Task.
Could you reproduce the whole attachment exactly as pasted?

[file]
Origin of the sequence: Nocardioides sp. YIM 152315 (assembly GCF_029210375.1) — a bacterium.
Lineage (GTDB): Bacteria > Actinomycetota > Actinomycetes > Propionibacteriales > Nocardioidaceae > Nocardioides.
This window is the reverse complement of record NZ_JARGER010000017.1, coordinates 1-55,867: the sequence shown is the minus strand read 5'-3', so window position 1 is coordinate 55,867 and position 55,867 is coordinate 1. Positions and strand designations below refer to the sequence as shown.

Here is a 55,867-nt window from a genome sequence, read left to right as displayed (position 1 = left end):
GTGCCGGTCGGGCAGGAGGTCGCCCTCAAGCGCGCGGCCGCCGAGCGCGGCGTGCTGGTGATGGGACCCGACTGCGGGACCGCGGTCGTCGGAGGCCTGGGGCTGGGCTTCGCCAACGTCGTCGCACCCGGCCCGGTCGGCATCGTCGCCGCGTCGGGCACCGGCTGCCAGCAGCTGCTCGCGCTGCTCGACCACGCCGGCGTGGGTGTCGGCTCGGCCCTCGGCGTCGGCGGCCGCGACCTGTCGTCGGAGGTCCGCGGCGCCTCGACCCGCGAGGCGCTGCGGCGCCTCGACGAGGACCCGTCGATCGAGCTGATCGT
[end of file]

Origin of the sequence: Nocardioides sp. YIM 152315 (assembly GCF_029210375.1) — a bacterium.
Lineage (GTDB): Bacteria > Actinomycetota > Actinomycetes > Propionibacteriales > Nocardioidaceae > Nocardioides.
This window is the reverse complement of record NZ_JARGER010000017.1, coordinates 1-55,867: the sequence shown is the minus strand read 5'-3', so window position 1 is coordinate 55,867 and position 55,867 is coordinate 1. Positions and strand designations below refer to the sequence as shown.

Here is a 55,867-nt window from a genome sequence, read left to right as displayed (position 1 = left end):
GTGCCGGTCGGGCAGGAGGTCGCCCTCAAGCGCGCGGCCGCCGAGCGCGGCGTGCTGGTGATGGGACCCGACTGCGGGACCGCGGTCGTCGGAGGCCTGGGGCTGGGCTTCGCCAACGTCGTCGCACCCGGCCCGGTCGGCATCGTCGCCGCGTCGGGCACCGGCTGCCAGCAGCTGCTCGCGCTGCTCGACCACGCCGGCGTGGGTGTCGGCTCGGCCCTCGGCGTCGGCGGCCGCGACCTGTCGTCGGAGGTCCGCGGCGCCTCGACCCGCGAGGCGCTGCGGCGCCTCGACGAGGACCCGTCGATCGAGCTGATCGT